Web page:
I spoke with Candi from WYeast, and she was very helpful. I'm still doing a blend, but the yeasts chosen are a little different:

    3711 French Saison
    4783 Sweet White
    4242 Fruity White

    She thought it a bad idea to use the 1450, but that using a beer yeast was essential for what I was going for. One of her suggestions was the 3711 - my go-to Saison yeast and also one with a very pleasing mouthfeel despite great attenuation - though I was worried that it would be too characteristic (it is a tough and fierce yeast strain). She said if I kept it cold, it wouldn't express as strongly as I'm used to, and if I were to combine it with the 4242 (which kicks sugar's ass even harder than the 3711 evidently), I would have more of a classic Braggot taste with some interesting stuff in there. The 4783 will be a good finisher - slow, but very characteristic, works well with honey specifically, and is often blended with 4242 (which acts faster, but doesn't give as much character).

    She also strongly recommended cold crashing before transfer into barrels because both the 3711 (diastaticus) and the Fruity white will eat and eat over time and leave the beer very dry, where I'm hoping for a little residual sweetness.
    I'm not sure I understand the reasons for blending these three strains. If you have a diastaticus strain, you will have a tough time keeping any sweetness. The enzyme that breaks down dextrins (glucoamylase) produced by diastaticus strains is secreted into the beer, so it will be present even if filtered. It is also heat stable, so will survive pasteurization as well. Unless you ferment to completion, you are risking overcarbonating your braggot if fermentation picks up again after you package. Adding honey already tends to dry out your fermentation since it is 100% fermentable.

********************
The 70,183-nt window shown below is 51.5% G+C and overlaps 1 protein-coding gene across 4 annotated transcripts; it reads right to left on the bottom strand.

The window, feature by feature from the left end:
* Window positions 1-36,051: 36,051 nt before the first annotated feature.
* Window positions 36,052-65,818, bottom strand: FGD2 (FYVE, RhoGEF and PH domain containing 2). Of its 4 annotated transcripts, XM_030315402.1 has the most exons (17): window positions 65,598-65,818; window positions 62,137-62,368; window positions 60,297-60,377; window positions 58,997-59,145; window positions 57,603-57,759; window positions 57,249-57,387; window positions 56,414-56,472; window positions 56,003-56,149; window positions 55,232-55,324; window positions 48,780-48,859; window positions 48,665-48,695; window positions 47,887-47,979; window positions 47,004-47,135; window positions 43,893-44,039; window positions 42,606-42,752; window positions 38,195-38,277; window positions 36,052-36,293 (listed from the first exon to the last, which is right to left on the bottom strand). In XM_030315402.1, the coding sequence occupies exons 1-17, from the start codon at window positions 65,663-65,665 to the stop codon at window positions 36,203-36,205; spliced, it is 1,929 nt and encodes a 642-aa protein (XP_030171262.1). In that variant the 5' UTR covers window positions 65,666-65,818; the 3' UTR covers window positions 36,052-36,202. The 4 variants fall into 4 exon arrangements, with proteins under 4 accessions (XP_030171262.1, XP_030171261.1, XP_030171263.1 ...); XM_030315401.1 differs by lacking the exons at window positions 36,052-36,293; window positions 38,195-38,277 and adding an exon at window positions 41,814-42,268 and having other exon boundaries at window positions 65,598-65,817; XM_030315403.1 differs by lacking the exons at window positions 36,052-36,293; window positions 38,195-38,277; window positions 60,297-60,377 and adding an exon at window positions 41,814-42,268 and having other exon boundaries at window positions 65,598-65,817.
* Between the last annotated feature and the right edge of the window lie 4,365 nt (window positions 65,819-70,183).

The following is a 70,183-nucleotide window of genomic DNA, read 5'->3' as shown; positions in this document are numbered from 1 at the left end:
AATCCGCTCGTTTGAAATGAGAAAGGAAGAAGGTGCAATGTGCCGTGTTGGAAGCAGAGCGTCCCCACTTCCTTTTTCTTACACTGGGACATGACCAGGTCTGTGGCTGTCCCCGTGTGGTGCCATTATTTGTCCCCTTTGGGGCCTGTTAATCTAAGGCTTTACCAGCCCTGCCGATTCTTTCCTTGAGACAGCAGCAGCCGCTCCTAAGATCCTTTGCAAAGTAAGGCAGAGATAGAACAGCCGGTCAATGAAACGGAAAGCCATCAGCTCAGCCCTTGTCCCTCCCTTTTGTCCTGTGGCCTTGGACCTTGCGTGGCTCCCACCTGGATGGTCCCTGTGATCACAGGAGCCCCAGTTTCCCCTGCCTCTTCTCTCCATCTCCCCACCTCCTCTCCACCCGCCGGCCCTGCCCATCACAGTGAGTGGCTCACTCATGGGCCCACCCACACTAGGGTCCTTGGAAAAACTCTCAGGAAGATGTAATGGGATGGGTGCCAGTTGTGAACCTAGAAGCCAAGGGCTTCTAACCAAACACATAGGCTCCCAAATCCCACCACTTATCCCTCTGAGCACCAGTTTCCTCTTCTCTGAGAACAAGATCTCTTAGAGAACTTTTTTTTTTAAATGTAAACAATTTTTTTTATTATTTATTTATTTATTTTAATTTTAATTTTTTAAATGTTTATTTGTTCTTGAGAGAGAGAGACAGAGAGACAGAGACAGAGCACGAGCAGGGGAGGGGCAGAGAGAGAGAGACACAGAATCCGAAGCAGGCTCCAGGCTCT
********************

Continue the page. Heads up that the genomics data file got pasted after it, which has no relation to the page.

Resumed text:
Have you considered using only maltotriose negative strains? This way you could ferment to completion and still leave behind some body. Windsor would be a good example. This is a very robust strain and highly tolerant to high gravity. For beer wort, it maintains attenuation in the mid-60's even up to OG 30'P (SG 1.129). Since you are using honey, your apparent attenuation should be even higher. Dry yeast also has the advantage of not requiring aeration for standard wort fermentations... you should still aerate for such a high gravity ferment, but by using dry yeast you are less likely to suffer from oxygen limitation, which can be a problem for high gravity fermentation.
    Lallemand is a global leader in the development, production and marketing of yeast, bacteria and specialty ingredients.

  7. #7